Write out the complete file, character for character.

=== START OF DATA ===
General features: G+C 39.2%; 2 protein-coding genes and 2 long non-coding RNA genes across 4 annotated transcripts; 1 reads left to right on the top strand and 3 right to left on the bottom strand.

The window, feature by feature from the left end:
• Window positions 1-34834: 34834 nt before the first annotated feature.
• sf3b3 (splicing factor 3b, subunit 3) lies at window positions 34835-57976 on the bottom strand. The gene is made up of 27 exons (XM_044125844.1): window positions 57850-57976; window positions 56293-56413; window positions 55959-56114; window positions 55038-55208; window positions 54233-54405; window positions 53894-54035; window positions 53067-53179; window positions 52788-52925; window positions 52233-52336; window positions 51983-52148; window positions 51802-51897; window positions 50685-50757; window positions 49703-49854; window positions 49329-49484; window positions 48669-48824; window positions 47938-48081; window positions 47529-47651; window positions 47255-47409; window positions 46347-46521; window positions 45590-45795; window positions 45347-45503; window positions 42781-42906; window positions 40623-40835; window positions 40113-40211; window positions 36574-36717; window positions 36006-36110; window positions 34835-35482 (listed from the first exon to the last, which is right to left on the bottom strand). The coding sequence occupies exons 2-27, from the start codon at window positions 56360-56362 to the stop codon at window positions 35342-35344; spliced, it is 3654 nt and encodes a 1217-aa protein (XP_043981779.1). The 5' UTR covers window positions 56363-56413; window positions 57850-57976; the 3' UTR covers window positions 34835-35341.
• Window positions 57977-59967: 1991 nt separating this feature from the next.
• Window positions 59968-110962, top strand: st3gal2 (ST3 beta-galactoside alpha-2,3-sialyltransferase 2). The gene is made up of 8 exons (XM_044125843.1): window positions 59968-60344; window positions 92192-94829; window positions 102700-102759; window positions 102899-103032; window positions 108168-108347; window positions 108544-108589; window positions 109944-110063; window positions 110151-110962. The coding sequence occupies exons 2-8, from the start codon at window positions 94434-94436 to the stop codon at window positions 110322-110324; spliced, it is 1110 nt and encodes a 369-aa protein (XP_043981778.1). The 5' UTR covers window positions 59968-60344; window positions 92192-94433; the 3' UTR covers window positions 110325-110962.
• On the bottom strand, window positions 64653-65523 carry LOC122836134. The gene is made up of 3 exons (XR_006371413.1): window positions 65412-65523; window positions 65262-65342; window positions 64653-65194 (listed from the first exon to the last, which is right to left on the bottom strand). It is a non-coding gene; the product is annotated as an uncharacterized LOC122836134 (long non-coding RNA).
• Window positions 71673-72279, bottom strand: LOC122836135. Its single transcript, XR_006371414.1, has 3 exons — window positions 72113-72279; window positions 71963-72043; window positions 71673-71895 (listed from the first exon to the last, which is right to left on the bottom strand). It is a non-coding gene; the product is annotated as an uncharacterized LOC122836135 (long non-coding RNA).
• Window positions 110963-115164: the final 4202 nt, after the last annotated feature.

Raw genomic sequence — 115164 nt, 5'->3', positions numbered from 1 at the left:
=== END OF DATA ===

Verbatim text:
General features: G+C 39.2%; 2 protein-coding genes and 2 long non-coding RNA genes across 4 annotated transcripts; 1 reads left to right on the top strand and 3 right to left on the bottom strand.

The window, feature by feature from the left end:
• Window positions 1-34834: 34834 nt before the first annotated feature.
• sf3b3 (splicing factor 3b, subunit 3) lies at window positions 34835-57976 on the bottom strand. The gene is made up of 27 exons (XM_044125844.1): window positions 57850-57976; window positions 56293-56413; window positions 55959-56114; window positions 55038-55208; window positions 54233-54405; window positions 53894-54035; window positions 53067-53179; window positions 52788-52925; window positions 52233-52336; window positions 51983-52148; window positions 51802-51897; window positions 50685-50757; window positions 49703-49854; window positions 49329-49484; window positions 48669-48824; window positions 47938-48081; window positions 47529-47651; window positions 47255-47409; window positions 46347-46521; window positions 45590-45795; window positions 45347-45503; window positions 42781-42906; window positions 40623-40835; window positions 40113-40211; window positions 36574-36717; window positions 36006-36110; window positions 34835-35482 (listed from the first exon to the last, which is right to left on the bottom strand). The coding sequence occupies exons 2-27, from the start codon at window positions 56360-56362 to the stop codon at window positions 35342-35344; spliced, it is 3654 nt and encodes a 1217-aa protein (XP_043981779.1). The 5' UTR covers window positions 56363-56413; window positions 57850-57976; the 3' UTR covers window positions 34835-35341.
• Window positions 57977-59967: 1991 nt separating this feature from the next.
• Window positions 59968-110962, top strand: st3gal2 (ST3 beta-galactoside alpha-2,3-sialyltransferase 2). The gene is made up of 8 exons (XM_044125843.1): window positions 59968-60344; window positions 92192-94829; window positions 102700-102759; window positions 102899-103032; window positions 108168-108347; window positions 108544-108589; window positions 109944-110063; window positions 110151-110962. The coding sequence occupies exons 2-8, from the start codon at window positions 94434-94436 to the stop codon at window positions 110322-110324; spliced, it is 1110 nt and encodes a 369-aa protein (XP_043981778.1). The 5' UTR covers window positions 59968-60344; window positions 92192-94433; the 3' UTR covers window positions 110325-110962.
• On the bottom strand, window positions 64653-65523 carry LOC122836134. The gene is made up of 3 exons (XR_006371413.1): window positions 65412-65523; window positions 65262-65342; window positions 64653-65194 (listed from the first exon to the last, which is right to left on the bottom strand). It is a non-coding gene; the product is annotated as an uncharacterized LOC122836134 (long non-coding RNA).
• Window positions 71673-72279, bottom strand: LOC122836135. Its single transcript, XR_006371414.1, has 3 exons — window positions 72113-72279; window positions 71963-72043; window positions 71673-71895 (listed from the first exon to the last, which is right to left on the bottom strand). It is a non-coding gene; the product is annotated as an uncharacterized LOC122836135 (long non-coding RNA).
• Window positions 110963-115164: the final 4202 nt, after the last annotated feature.

Raw genomic sequence — 115164 nt, 5'->3', positions numbered from 1 at the left: